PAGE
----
Volume VI opens where Volume V closed, in Europe following the final defeat of Napoleon Bonaparte.  It traces the historical attempts to reunite and restore a broken Europe from the ashes of Napoleonic conquest.  The major historical players are discussed, kings and queens from throughout Europe.  Carroll then discusses the seeds of a new revolution in the writings of Karl Marx.  Later chapters in the volume will examine in great detail one of Carroll’s favorite historical topics: Communism.  The birth of Communism is documented, and rightly so.  Carroll, however, does not leave the story dark, for great light shone in Europe during the 19th century, namely visitations of Mary (during what Carroll calls the “Marian Century”), the pontificate of Bl. Pope Pius IX, and the climactic meetings of the First Vatican Council.

Also discussed are the trials and victories of the New World, especially in the United States of America.  Carroll devotes an entire chapter to the abolition of slavery in the USA, including a brief examination of the American Civil War (1861-1865).  Carroll also devotes space to examining the results of the Industrial Revolution in America and Europe, deflating the belief in a “Gilded Age” in late 19th-century America.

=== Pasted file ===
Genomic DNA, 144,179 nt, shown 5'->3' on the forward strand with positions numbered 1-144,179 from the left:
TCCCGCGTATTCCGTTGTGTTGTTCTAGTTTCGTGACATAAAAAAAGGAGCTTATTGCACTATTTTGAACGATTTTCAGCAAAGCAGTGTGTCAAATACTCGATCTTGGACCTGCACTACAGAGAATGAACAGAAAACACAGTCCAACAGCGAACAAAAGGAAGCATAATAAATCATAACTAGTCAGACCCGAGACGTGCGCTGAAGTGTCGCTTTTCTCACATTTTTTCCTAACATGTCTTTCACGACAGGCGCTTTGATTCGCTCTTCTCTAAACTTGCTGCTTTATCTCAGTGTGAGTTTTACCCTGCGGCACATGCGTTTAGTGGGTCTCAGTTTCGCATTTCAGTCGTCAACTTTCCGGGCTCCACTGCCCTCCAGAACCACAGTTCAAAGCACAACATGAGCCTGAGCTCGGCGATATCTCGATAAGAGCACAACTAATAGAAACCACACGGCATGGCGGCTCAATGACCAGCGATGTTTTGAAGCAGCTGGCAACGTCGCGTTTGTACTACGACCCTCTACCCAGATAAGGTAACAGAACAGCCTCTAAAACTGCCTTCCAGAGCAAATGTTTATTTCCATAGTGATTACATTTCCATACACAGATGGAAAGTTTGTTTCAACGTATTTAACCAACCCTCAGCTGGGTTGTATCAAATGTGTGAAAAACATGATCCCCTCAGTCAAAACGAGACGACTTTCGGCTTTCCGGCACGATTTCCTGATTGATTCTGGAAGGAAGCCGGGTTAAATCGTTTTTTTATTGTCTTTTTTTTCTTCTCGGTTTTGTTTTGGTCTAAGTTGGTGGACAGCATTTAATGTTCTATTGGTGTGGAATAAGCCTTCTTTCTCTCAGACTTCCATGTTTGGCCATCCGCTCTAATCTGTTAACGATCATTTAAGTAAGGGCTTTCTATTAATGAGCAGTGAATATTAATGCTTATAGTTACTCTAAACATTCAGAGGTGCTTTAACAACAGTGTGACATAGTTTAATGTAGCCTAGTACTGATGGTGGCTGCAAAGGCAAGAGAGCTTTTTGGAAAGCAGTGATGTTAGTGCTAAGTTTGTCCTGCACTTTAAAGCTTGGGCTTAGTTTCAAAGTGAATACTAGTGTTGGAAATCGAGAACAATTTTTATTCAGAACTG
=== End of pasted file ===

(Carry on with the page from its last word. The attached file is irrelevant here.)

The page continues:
Then the story of Christendom turns dark again.  The chapter appropriately entitled “The Ditches of Death” recounts the horrors of World War I, while several chapters (from “The Ultimate Revolution” through “The Last Crusade”) recount the takeover of Communism in Russia and throughout Eastern Europe, the spread of eugenics in Europe and America, and the beginnings of Fascism in Germany and Italy.  The main focus of Volume VI is the evils of these totalitarian governments, the history-makers who guided those evils, and those brave men and women who fought valiantly against them.  Carroll adapts much of the material dealing with the 20th century from three of his earlier works: his first book, 1917: Red Banner, White Mantle; his book-length study of the Spanish Civil War, The Last Crusade; and his monumental work, The Rise and Fall of the Communist Revolution, which presents a penetrating investigation of international Communism from its beginnings to its fall in the early 1990s.  This current Volume borrows heavily from those works.  Many of the same players appear here.  Vladimir Lenin, Adolf Hitler, Joseph Stalin, Mao Zedong, and Pol Pot appear as mankind’s enemies, those who made the world-wide revolution, villains worse than any Disney monster.  Winston Churchill, Bl. Karl of Austria, Carl Gustaf Mannerheim, and Ronald Reagan stand as those who defied their totalitarian adversaries, heroes to their dying days.